It can be confusing to determine whether foods are truly “sustainable,” “green,” or “eco-friendly,” and these terms can occasionally be simply misleading. When everything from meat to beer is now sold with a “carbon neutral” label, how can you know that the stuff you’re eating is indeed sustainable?

There is compelling evidence that plant-based diets use less energy and produce fewer pollutants than diets high in animal products. But what if those plant-based foods had to fly halfway around the world to get to your table? And how much do different cooking methods impact carbon emissions, either positively or negatively? A British public service broadcaster undertook a two-week experiment with independent sustainability researcher Rebecca Lait and Sarah Bridle, a professor of food, climate, and society at the University of York in the UK, to find out the answers.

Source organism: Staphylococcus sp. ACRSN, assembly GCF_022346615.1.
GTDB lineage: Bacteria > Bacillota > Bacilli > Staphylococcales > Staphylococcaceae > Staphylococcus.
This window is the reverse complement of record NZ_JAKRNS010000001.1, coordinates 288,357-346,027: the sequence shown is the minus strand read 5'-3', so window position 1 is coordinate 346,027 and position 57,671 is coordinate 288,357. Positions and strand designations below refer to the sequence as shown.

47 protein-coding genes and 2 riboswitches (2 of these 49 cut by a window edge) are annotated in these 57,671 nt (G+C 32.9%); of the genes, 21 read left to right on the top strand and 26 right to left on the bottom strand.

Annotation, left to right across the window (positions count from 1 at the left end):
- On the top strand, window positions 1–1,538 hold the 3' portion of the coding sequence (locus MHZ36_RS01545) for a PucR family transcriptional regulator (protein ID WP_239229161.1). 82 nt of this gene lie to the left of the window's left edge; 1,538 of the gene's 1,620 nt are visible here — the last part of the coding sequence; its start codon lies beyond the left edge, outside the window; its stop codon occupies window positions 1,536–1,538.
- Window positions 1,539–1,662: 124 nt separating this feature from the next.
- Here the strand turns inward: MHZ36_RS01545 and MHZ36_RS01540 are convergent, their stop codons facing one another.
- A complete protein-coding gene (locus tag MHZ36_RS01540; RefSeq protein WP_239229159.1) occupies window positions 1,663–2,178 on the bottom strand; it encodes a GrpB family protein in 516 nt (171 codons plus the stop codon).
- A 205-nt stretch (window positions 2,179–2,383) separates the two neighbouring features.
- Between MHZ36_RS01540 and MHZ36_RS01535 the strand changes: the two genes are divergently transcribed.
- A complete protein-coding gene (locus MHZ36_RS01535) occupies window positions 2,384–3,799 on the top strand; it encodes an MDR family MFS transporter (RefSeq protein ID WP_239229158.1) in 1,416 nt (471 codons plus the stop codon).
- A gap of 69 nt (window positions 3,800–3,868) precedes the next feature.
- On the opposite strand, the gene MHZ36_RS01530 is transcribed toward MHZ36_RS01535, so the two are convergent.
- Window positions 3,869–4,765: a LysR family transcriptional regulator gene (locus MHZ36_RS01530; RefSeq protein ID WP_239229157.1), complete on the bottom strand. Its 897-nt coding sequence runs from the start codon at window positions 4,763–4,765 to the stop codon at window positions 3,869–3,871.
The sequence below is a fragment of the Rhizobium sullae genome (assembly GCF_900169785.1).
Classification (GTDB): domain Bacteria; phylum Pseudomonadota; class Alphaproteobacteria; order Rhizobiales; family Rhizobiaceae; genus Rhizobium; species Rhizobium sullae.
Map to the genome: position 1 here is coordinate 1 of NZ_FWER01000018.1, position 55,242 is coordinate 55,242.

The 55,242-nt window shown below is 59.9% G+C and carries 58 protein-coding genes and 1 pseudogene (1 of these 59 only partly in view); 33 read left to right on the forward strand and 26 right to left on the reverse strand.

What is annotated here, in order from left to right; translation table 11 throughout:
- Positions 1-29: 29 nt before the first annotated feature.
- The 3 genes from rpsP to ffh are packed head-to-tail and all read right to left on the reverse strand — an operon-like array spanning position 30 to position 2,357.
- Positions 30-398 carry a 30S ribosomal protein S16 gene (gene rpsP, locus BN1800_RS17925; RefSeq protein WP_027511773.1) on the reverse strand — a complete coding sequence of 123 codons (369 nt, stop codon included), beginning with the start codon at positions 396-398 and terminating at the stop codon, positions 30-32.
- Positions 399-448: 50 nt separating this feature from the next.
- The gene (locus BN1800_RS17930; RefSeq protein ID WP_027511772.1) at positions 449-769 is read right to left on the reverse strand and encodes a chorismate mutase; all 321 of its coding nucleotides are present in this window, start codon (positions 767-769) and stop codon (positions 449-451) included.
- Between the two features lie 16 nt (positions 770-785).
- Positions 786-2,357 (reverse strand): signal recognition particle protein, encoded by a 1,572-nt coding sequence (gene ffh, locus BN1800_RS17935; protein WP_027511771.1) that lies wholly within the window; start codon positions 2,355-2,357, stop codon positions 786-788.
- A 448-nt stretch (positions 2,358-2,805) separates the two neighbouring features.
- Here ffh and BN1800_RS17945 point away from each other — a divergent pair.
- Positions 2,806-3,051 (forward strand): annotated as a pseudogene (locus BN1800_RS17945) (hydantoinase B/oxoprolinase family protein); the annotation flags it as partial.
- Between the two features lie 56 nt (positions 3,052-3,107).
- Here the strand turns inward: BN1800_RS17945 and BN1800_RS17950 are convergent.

In the end, it seems that not all vegans have the smallest carbon footprints; it all depends on what you eat. A plant-based diet generally results in significantly lower emissions, as the study has shown. Eating a lot of meat, especially beef, is bad for you and will surely cause emissions to rise significantly. It also revealed some of the most thoroughly studied techniques for minimizing the impact of food on the environment.